(As a side note, PFCBG, you might be interested in something I'm putting together. It's a custom Society screen. It's going to be four pages in landscape, rather than portrait orientation, and it's designed to be laminated and taped together. On the inside, you can keep track of stuff like faction missions using dry erase markers. Due to the orientation, it's shorter than your average screen. I haven't tried this, though, and I worry that it might be a bit too easy to knock over.)

Grand Lodge

Bob Jonquet wrote:


I find it interesting that you say, "I personally like rolling in the open because it shows the players your not lying to them," but that is what you advocate with your dice tactics. I don't take issue with your intentions, I just think the methodology is odd.

I probably should have been more clear. This is something that is very uncommonly used. Perhaps once per a low level game. It is also done for the benefit of the player being attacked so they dont die. I have no problem knocking a player out, but I really don't want to kill one at low levels unless they are clearly being stupid about things.

Silver Crusade 2/5

I am about to GM my first game in a few days, and I am still very new as a player.

My preference speaking primarily as a player is a screen. Especially with new players such as myself there is enough meta-gaming already with trying to learn new rules and discussing how this or that mechanic functions. Even if you never ever fudge a roll on principle, your players should trust that you are not cheating against them.

I do appreciate a GM's willingness to pull back the screen to show a particularly unfortunate roll, but the use of the hidden die rolls give the player less of an opportunity to play the mechanics and instead allows them to role play.

Along the same vein I also dislike when the GM announces the attack total, I would much rather give my AC a find out if it's a hit or miss.

"He is attacking with a short sword...what is your AC?... he hits you."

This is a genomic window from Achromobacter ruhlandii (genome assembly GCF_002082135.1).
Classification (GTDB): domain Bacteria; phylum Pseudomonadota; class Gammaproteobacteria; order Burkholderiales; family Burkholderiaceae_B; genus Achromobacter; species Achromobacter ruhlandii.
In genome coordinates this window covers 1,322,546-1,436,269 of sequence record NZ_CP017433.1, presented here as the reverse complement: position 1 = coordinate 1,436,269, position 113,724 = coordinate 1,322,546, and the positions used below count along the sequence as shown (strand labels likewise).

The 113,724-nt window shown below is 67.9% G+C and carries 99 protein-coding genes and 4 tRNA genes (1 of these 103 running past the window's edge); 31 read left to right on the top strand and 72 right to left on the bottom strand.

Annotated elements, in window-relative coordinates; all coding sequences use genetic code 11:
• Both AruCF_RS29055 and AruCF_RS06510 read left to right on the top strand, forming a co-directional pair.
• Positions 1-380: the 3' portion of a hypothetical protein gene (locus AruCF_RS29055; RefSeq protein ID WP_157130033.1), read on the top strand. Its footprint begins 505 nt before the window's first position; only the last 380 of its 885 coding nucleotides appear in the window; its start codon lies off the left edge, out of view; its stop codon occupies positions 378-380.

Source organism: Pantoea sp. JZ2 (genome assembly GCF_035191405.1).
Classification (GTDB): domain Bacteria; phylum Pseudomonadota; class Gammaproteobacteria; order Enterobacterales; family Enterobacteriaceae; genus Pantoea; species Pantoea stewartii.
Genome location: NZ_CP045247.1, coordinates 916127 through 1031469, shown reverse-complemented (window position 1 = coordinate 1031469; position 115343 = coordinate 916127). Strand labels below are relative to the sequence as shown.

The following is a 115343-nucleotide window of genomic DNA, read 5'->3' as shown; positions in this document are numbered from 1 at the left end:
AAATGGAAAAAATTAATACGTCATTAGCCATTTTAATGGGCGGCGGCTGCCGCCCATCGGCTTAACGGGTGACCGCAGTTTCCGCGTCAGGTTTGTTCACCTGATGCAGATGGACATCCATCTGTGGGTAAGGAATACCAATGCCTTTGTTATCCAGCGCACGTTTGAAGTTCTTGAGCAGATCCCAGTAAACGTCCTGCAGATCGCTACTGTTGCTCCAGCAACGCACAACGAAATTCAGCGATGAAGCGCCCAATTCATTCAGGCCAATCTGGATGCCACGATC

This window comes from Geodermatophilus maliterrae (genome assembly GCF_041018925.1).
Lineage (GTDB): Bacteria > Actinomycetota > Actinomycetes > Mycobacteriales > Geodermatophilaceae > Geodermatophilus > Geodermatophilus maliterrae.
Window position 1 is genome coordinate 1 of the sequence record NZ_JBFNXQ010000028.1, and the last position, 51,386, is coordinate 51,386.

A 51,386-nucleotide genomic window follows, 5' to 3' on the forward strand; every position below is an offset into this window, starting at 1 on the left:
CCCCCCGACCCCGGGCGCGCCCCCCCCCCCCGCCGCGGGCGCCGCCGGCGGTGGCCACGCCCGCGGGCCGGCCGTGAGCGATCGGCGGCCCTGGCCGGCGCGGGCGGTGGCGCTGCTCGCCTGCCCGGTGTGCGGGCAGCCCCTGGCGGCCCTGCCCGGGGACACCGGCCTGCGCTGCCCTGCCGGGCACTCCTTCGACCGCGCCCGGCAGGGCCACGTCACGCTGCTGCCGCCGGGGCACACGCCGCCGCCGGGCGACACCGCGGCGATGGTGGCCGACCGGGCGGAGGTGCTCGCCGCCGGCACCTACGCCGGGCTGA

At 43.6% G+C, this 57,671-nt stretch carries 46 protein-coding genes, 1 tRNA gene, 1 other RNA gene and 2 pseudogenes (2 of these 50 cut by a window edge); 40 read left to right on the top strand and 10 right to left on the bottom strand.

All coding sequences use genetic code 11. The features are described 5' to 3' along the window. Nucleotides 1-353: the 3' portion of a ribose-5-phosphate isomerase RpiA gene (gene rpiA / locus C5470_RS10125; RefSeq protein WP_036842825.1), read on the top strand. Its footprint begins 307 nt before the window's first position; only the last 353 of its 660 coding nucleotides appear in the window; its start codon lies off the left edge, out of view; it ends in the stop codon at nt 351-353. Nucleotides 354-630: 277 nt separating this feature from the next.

is much more engaging for me as a player than:

"He is attacking, does 18 hit you?"

It's not a matter of fudging anything, but about the immersion into the story.


Good point. I play with some players who see your roll and will know how tough your monster is. Some rolls mean something, others don't, and some should be secret. I'm old school, too, but I see a lot of GMs who don't use one, and I'm fine with it.

I don't fudge, but what I roll is still my business alone.

Grand Lodge 5/5 Regional Venture-Coordinator, Great Lakes aka TwilightKnight

If you are going to roll in the open but want to mitigate the players meta-gaming the results, maybe roll multiple d20s and only you know which one is being actually used. Course that is almost the same as just rolling behind the screen. But, seeing the player's looks when you drop a handful of d20s can be fun for the GM. :-D


Pathfinder Companion Subscriber

I do not fudge rolls ever. If an encounter is looking like it could be a problem for the party I usually pull punches on the tactics side of things.

For some reason I also roll very badly whenever I gm.


I have seen too many gms cheat to ever use a screen myself. One of my characters in another campaign was a defensive rock but some gms would pummel him senseless. They needed something like a 17 or higher to hit and they would rarely miss. I understand some lucky dice but they would pummel him each and every time at about the same rate as everyone else at the table. It literally was like they took anything over a 10 as a hit regardless of what they were attacking.

It was tiresome to not know what your character was capable of. Most people using a screen do not do this sort of thing but I want the players to know I am being above board with them.

Most of what separates a killer gm from a challenging one is tactics. Do they focus fire? Do they finish full attacks when the character is down? This doesn't require a screen. The only time you really need a screen is for a suspense filled campaign. Even then I go around the screen and roll in front of the players.

Dark Archive